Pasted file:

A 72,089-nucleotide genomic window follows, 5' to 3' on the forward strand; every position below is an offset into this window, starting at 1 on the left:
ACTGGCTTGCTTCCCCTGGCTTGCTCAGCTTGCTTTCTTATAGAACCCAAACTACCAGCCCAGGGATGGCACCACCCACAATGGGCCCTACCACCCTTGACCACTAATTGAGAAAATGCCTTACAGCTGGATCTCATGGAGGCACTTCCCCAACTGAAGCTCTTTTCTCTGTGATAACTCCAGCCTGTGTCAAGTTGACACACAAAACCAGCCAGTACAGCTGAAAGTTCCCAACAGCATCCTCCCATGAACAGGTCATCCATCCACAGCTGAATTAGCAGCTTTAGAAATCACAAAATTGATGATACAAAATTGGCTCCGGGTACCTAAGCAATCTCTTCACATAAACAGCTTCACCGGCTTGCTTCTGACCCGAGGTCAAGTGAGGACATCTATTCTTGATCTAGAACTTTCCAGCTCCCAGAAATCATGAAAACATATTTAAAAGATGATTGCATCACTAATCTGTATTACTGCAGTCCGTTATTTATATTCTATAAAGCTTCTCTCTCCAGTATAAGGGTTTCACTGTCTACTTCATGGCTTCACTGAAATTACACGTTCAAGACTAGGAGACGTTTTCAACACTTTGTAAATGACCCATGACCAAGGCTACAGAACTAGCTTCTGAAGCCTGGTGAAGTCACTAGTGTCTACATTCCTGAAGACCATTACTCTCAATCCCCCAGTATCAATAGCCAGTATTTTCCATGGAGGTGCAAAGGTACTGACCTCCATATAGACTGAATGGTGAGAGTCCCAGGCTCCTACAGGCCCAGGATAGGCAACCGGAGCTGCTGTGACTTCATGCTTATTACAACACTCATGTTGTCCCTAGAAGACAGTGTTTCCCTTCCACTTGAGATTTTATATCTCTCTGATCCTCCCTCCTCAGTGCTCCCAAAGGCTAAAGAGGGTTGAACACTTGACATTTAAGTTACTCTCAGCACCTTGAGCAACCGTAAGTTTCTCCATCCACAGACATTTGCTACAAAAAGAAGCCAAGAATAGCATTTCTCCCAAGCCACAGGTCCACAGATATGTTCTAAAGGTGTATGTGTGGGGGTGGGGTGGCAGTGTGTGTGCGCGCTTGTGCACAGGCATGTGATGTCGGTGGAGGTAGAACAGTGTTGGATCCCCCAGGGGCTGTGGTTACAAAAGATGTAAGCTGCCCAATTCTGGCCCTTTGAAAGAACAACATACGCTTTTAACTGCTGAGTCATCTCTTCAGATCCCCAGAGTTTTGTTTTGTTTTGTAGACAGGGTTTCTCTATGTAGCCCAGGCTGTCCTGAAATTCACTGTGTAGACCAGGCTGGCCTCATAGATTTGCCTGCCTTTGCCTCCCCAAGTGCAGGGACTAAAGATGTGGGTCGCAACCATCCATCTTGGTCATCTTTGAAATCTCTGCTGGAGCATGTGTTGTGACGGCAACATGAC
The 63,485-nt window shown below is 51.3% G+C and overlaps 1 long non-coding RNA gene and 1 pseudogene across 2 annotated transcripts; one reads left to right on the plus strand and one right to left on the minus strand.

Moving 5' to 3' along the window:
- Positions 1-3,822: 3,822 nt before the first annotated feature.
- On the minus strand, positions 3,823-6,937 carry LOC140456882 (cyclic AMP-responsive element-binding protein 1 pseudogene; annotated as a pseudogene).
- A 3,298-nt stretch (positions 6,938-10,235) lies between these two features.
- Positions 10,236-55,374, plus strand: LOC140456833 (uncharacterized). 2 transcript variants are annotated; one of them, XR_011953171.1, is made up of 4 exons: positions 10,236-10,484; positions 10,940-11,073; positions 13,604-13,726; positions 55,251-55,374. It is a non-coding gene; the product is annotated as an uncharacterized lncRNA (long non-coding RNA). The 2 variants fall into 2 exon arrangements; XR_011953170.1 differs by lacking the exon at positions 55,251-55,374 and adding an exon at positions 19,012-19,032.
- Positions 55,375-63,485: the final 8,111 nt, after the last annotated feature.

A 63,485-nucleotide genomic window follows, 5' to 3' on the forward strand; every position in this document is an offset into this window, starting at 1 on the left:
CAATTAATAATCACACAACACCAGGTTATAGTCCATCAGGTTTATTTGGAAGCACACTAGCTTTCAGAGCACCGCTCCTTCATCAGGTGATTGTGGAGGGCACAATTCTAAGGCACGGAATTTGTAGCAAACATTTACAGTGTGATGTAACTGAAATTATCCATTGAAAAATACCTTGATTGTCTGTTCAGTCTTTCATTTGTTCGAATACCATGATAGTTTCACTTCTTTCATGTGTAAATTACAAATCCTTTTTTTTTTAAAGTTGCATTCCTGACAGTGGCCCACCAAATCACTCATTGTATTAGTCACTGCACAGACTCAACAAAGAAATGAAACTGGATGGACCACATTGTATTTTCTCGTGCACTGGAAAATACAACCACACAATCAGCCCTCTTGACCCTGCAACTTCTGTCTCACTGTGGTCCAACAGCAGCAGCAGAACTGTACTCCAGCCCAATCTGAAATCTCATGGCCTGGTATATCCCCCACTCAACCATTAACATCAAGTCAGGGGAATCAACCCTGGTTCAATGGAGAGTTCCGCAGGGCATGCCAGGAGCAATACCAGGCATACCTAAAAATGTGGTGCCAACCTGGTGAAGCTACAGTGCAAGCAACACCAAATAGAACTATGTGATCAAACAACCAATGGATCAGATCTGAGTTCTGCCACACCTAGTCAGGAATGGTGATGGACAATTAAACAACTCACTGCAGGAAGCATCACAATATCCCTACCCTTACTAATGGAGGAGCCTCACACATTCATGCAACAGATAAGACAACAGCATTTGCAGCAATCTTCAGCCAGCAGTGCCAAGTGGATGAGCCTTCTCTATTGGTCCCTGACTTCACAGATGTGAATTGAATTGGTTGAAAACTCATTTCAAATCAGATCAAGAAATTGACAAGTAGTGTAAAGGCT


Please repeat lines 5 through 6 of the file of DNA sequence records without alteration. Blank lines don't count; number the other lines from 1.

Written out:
- Positions 1-3,822: 3,822 nt before the first annotated feature.
- On the minus strand, positions 3,823-6,937 carry LOC140456882 (cyclic AMP-responsive element-binding protein 1 pseudogene; annotated as a pseudogene).